Annotated Bibliography #1

Miraftab, Faranak, and Inc ebrary. Cities and Inequalities in a Global and Neoliberal World. 2015. Web. 4th February 2016.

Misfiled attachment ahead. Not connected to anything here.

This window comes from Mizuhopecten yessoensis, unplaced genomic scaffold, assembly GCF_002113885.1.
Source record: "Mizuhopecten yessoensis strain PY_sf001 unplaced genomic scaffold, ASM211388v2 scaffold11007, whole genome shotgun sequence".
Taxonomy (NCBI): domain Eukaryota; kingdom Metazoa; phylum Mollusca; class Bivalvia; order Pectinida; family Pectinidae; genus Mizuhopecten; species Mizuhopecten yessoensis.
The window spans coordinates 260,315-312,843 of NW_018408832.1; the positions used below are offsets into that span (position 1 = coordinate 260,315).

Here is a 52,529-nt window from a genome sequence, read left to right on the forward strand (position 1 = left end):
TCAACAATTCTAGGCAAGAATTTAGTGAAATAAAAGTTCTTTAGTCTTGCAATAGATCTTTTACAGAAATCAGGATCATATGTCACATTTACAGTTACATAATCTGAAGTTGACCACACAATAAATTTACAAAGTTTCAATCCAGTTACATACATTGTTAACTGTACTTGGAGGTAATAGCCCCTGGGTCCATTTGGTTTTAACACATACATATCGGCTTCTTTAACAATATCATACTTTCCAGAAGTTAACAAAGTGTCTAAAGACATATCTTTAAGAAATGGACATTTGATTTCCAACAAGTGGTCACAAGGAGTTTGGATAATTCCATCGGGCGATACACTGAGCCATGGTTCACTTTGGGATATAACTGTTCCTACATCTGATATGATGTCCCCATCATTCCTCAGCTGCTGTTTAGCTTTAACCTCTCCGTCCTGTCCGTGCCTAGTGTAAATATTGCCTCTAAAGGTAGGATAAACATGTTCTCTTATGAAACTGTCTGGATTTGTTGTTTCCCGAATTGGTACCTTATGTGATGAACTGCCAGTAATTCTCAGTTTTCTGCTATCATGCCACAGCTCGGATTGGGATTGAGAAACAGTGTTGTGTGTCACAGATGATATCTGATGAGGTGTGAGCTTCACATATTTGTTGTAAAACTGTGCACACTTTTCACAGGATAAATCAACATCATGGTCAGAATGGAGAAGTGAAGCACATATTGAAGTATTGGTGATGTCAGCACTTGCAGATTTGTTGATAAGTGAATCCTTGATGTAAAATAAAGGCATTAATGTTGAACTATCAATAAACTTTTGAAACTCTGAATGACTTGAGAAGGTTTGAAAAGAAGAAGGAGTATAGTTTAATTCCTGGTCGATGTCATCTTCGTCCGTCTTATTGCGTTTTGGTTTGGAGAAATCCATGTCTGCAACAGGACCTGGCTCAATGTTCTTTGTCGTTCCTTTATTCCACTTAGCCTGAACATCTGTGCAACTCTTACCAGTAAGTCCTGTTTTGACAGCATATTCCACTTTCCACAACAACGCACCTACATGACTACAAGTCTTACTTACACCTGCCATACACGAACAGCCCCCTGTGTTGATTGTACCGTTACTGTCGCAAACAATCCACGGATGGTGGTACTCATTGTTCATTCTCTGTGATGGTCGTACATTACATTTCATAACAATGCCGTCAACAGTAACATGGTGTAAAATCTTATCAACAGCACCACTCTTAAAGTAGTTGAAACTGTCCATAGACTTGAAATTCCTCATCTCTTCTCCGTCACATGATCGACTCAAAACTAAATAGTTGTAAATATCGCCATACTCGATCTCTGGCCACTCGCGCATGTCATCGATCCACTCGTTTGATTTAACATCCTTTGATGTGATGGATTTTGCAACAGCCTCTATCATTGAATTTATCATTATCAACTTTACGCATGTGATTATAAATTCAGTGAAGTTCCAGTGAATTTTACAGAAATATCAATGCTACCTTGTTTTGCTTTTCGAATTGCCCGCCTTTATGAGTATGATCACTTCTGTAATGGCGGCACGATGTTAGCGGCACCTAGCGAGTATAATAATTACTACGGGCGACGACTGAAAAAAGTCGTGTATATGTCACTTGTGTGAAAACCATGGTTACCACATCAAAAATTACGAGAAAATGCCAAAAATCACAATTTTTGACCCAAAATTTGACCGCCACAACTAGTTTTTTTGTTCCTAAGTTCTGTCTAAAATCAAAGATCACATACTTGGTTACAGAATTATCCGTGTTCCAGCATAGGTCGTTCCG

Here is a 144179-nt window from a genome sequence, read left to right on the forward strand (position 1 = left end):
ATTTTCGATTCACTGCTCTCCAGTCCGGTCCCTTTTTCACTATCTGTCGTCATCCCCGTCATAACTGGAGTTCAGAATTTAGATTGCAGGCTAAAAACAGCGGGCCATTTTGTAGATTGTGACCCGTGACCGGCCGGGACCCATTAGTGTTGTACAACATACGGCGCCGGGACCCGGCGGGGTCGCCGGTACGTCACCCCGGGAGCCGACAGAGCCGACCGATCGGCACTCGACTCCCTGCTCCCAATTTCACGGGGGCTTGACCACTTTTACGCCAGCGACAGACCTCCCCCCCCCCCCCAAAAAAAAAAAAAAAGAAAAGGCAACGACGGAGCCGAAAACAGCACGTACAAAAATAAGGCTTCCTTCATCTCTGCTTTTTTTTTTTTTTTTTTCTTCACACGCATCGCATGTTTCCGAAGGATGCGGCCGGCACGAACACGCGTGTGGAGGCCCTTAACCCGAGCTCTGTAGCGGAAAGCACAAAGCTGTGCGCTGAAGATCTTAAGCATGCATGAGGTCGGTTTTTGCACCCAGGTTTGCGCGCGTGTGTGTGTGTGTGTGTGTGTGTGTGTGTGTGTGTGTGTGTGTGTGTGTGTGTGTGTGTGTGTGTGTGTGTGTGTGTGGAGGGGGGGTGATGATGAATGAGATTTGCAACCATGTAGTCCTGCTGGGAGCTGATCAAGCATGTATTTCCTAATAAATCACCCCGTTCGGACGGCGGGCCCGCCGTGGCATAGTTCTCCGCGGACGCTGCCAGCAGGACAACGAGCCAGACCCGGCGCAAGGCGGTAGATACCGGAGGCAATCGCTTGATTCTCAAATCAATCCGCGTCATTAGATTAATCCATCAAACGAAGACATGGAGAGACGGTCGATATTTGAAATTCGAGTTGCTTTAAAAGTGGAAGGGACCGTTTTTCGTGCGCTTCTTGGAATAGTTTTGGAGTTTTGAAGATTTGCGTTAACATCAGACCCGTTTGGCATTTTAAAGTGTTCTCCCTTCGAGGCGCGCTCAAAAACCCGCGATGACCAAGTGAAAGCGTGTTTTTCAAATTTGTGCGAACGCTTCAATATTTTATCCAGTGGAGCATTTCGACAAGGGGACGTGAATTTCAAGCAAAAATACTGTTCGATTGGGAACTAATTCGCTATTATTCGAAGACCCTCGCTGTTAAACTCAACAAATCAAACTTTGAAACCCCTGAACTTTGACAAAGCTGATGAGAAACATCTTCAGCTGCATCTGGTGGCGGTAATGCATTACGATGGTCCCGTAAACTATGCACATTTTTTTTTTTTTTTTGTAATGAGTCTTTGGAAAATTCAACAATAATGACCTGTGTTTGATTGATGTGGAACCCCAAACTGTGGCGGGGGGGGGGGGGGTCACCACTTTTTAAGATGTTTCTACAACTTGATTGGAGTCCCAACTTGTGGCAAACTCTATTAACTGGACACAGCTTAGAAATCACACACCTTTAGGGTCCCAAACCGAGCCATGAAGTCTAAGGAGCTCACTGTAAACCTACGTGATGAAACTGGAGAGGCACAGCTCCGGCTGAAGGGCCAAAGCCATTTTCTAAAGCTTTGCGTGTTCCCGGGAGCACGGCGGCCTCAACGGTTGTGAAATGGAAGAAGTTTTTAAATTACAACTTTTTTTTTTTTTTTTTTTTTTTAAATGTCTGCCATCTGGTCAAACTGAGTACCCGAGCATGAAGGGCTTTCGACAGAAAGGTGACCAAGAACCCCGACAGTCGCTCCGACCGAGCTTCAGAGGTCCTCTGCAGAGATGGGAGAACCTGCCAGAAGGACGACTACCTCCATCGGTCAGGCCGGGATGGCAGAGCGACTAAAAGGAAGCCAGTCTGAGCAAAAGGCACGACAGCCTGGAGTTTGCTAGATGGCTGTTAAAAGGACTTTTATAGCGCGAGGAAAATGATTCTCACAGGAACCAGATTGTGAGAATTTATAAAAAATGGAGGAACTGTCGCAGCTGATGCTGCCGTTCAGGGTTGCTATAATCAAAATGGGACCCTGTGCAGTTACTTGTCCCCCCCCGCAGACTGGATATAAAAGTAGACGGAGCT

This section of this article that discusses the built environment of Atlanta is called The Politics of Relocating Atlanta’s Poor and it explores how needs of the economic elite have shaped where low-income citizens are allowed to live through the strategic placement of public housing complexes and provides visual aides in the form of photos, maps and tables displaying relevant data. It explains that there have been 4 phases of public housing in Atlanta: 1) Birth of Atlanta’s public housing, 2) Expanding the City and moving public housing out, 3) Projects get smaller and tenants get poorer, and 4) Public Housing is reduced during the Olympics. Kirkwood’s place in this process comes in phase 3, as public housing land gets pushed away from downtown to make room for financial districts and more middle class white families move to the suburbs. It states that Kirkwood shifted from majority white to majority black within a few years. This article would be useful to anyone attempting to show the progression of the built environment in Atlanta and the effect of racism and classism on the citizens of Atlanta and their ability to choose where they can live. This article doesn’t appear to have any major flaws that affect my use of it in examining Kirkwood as a built environment. I chose this article because it is one of only a few I could find that mentioned Kirkwood specifically in the capacity that I desired to research it in.

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